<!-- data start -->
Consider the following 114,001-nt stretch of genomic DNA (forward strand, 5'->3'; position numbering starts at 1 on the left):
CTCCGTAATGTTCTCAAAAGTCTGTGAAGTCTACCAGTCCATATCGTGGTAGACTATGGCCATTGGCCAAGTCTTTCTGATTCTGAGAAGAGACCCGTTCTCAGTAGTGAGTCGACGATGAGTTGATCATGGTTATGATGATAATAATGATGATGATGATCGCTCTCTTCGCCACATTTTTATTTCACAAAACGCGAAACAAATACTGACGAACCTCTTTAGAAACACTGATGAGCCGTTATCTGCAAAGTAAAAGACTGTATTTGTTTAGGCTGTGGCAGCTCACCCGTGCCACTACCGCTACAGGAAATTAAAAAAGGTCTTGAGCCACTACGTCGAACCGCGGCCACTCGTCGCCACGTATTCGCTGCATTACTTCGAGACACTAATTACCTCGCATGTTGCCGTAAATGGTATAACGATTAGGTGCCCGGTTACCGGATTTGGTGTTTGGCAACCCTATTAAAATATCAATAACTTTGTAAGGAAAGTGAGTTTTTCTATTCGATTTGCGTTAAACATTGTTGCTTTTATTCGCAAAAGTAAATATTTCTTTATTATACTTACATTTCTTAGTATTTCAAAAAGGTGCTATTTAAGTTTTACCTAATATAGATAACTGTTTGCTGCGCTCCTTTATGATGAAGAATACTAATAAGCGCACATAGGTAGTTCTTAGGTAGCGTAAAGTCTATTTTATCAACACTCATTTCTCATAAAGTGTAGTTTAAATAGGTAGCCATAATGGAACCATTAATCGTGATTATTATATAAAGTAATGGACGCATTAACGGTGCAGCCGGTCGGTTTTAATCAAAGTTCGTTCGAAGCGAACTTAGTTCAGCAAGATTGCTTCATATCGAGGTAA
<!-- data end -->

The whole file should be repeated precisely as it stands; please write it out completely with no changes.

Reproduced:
Consider the following 114,001-nt stretch of genomic DNA (forward strand, 5'->3'; position numbering starts at 1 on the left):
CTCCGTAATGTTCTCAAAAGTCTGTGAAGTCTACCAGTCCATATCGTGGTAGACTATGGCCATTGGCCAAGTCTTTCTGATTCTGAGAAGAGACCCGTTCTCAGTAGTGAGTCGACGATGAGTTGATCATGGTTATGATGATAATAATGATGATGATGATCGCTCTCTTCGCCACATTTTTATTTCACAAAACGCGAAACAAATACTGACGAACCTCTTTAGAAACACTGATGAGCCGTTATCTGCAAAGTAAAAGACTGTATTTGTTTAGGCTGTGGCAGCTCACCCGTGCCACTACCGCTACAGGAAATTAAAAAAGGTCTTGAGCCACTACGTCGAACCGCGGCCACTCGTCGCCACGTATTCGCTGCATTACTTCGAGACACTAATTACCTCGCATGTTGCCGTAAATGGTATAACGATTAGGTGCCCGGTTACCGGATTTGGTGTTTGGCAACCCTATTAAAATATCAATAACTTTGTAAGGAAAGTGAGTTTTTCTATTCGATTTGCGTTAAACATTGTTGCTTTTATTCGCAAAAGTAAATATTTCTTTATTATACTTACATTTCTTAGTATTTCAAAAAGGTGCTATTTAAGTTTTACCTAATATAGATAACTGTTTGCTGCGCTCCTTTATGATGAAGAATACTAATAAGCGCACATAGGTAGTTCTTAGGTAGCGTAAAGTCTATTTTATCAACACTCATTTCTCATAAAGTGTAGTTTAAATAGGTAGCCATAATGGAACCATTAATCGTGATTATTATATAAAGTAATGGACGCATTAACGGTGCAGCCGGTCGGTTTTAATCAAAGTTCGTTCGAAGCGAACTTAGTTCAGCAAGATTGCTTCATATCGAGGTAA